Now the bishop may say that liturgical questions have nothing to do with his decision to suppress the parish of Thiberville and to leave Father Michel without an apostolate, even though he is still young by ecclesiastical standards (61, with fourteen years to go before retirement--bearing in mind that the diocese of Évreux is just as much of an ecclesiastical desert as the great majority of dioceses in France). Be that as it may, there are the facts.

It hasn't taken long for Bishop Nourrichard and his men to break this magnificent motu proprio experiment in a peaceful country parish.

To tell the truth, the traditional Mass at 5pm was not actually cancelled overnight once Father Michel was gone.  In fact the Mass was on schedule for March 6, as you can see on this video.

These are both tragic and scandalous images.  Tragic, because the priest's distress at dealing with a liturgy he manifestly does not know is a pity to behold.  Scandalous, because the liturgy is abused beyond belief; one cannot avoid thinking of the bishop's responsibility in this travesty of a celebration.

These images are proof of Bishop Nourrichard's absolute lack of respect and charity for his priests and faithful. He sent out a priest who is totally ignorant of the rubrics of the extraordinary form, without any preparation of any kind, to distraught parishioners.

The images speak for themselves: if the priest had not announced at the beginning of Mass that he was celebrating the extraordinary form of the Roman rite, no one could have guessed it!  New readings, wrong orientations, the color of the vestments having nothing to do with the liturgical season, lay readers, and above all a totally lost priest who doesn't know what to do or when to do it.  So much so that the poor man, unable to make it through to the end of his attempt, switches to the Paul VI Mass in mid-celebration . . . .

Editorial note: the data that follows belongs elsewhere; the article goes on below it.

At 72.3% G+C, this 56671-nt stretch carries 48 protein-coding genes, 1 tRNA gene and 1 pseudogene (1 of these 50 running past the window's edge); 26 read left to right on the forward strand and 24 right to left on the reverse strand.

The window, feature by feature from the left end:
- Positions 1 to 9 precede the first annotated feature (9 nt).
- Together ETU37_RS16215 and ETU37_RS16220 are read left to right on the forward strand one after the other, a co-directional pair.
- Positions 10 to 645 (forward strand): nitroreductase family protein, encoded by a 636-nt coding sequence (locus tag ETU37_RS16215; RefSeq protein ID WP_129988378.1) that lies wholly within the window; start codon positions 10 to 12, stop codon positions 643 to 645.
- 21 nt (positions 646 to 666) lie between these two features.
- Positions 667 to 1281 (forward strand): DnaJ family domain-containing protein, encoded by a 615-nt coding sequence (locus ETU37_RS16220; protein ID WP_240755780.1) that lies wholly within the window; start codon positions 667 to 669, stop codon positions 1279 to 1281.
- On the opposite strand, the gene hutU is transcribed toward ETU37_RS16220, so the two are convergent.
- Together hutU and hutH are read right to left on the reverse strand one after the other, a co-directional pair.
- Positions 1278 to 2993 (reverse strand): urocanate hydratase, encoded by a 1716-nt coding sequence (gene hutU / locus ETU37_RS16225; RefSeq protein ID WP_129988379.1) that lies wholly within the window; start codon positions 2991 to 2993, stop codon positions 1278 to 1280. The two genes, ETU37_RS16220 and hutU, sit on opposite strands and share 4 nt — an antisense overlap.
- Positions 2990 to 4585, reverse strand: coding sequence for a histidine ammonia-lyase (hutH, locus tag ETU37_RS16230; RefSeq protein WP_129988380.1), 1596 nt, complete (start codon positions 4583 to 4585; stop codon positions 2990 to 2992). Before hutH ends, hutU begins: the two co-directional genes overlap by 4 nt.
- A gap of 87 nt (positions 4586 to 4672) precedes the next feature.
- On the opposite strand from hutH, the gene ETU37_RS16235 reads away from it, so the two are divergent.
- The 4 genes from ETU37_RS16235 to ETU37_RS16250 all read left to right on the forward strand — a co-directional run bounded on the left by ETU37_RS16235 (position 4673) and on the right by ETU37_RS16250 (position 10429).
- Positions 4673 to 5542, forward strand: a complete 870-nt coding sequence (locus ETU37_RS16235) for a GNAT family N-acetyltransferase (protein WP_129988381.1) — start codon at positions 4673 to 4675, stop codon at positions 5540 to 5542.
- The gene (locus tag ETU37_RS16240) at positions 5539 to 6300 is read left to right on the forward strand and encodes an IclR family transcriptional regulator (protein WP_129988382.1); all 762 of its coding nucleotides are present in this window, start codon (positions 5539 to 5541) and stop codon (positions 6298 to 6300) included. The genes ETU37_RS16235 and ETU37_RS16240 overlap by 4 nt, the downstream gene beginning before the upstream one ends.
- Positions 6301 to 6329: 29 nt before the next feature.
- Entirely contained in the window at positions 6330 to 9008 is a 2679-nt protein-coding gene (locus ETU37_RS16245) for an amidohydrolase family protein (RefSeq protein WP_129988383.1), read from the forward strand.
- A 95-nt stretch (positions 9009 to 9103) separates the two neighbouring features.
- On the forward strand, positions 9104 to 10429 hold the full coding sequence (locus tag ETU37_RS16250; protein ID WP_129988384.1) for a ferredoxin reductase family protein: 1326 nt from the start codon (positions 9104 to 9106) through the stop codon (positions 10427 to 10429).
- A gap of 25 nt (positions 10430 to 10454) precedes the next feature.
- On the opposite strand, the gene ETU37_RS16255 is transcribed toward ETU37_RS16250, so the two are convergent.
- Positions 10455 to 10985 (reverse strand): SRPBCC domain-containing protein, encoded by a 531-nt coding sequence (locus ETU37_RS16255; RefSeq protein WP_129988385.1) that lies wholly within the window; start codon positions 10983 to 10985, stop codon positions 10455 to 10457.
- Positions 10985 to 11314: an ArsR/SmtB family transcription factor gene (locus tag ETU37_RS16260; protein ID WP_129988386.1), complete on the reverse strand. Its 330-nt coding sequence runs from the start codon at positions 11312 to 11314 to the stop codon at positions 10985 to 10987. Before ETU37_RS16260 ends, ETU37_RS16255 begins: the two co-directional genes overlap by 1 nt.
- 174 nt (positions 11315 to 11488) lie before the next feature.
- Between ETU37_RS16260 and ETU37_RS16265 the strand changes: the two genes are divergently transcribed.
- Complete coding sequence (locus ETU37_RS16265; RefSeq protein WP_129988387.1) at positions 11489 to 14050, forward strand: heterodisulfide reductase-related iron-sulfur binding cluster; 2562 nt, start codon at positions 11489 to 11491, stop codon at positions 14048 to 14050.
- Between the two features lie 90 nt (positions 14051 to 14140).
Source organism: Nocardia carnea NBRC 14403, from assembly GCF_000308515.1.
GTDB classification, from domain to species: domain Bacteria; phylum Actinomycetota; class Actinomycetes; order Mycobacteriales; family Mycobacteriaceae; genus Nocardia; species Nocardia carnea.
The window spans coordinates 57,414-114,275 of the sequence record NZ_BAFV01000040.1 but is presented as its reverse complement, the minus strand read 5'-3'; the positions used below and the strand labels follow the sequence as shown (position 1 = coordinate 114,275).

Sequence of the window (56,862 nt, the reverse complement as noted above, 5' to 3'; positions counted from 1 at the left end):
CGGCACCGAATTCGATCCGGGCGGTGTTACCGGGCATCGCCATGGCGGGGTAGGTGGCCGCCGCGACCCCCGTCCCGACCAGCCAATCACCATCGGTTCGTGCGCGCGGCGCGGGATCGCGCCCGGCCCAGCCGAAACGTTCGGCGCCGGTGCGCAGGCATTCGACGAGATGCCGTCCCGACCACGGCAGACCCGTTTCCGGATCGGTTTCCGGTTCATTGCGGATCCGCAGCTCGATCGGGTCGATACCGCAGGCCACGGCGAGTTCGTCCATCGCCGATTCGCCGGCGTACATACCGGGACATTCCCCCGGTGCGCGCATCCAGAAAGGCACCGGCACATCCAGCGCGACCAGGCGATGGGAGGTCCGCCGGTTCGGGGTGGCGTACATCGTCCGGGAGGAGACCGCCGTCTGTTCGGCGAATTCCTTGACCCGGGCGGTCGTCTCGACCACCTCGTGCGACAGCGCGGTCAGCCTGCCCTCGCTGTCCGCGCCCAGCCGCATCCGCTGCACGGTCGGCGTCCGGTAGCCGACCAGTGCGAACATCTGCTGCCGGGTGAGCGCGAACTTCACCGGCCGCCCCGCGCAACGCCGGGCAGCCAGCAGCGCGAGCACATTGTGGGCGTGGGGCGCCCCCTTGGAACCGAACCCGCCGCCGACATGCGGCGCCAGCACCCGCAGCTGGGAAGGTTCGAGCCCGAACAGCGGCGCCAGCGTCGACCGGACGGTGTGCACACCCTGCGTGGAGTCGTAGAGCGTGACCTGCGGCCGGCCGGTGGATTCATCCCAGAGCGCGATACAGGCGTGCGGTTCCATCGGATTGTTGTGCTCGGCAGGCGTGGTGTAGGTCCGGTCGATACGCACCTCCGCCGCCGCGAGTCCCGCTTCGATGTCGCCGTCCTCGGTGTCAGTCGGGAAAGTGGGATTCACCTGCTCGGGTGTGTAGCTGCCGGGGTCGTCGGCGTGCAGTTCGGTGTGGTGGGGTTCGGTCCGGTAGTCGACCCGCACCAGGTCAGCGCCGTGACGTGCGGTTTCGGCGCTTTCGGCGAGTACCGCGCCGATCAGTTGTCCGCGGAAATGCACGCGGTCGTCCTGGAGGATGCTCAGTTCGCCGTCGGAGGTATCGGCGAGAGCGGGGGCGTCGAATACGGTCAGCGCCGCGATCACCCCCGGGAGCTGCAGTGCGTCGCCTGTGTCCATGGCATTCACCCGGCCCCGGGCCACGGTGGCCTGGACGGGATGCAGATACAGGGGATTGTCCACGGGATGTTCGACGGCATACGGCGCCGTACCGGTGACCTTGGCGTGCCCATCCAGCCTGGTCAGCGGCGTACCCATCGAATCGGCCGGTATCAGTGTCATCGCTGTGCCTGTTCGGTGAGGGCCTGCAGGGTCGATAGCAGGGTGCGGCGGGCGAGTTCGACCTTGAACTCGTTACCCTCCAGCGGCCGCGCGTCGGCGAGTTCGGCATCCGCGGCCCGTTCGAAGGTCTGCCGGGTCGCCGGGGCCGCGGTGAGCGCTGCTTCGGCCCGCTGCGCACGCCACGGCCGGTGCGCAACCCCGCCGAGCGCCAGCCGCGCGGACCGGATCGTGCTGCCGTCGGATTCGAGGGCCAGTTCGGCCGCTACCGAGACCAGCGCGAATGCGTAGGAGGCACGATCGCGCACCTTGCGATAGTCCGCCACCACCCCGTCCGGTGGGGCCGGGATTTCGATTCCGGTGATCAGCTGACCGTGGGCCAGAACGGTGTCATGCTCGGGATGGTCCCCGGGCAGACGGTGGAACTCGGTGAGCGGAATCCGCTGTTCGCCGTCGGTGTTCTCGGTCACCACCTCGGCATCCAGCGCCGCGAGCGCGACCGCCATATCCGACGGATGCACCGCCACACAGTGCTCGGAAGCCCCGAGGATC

Faced with such a waste one ends up wondering whether the Bishop of Évreux isn't actually scoffing at the Pope himself: while Benedict XVI is ever working at reconciliation among Christians, Bishop Nourrichard is sowing discord and resentment, going even so far as to use the motu proprio Summorum Pontificum as a means of  retaliation.  The discouragement and anger currently felt by Thiberville Catholics is therefore quite understandable.

And the bishop's words, as he explains that celebration in the extraordinary form might eventually start up again when a stable group of faithful asks for it, aren't going to settle things . . . . For, until these last few weeks, if there was a place on earth where the definition of "stable group" wasn't a problem, it was Thiberville, where such a group had fifteen years' existence.

A stable group?  Bishop Nourrichard, whom do you think you're kidding?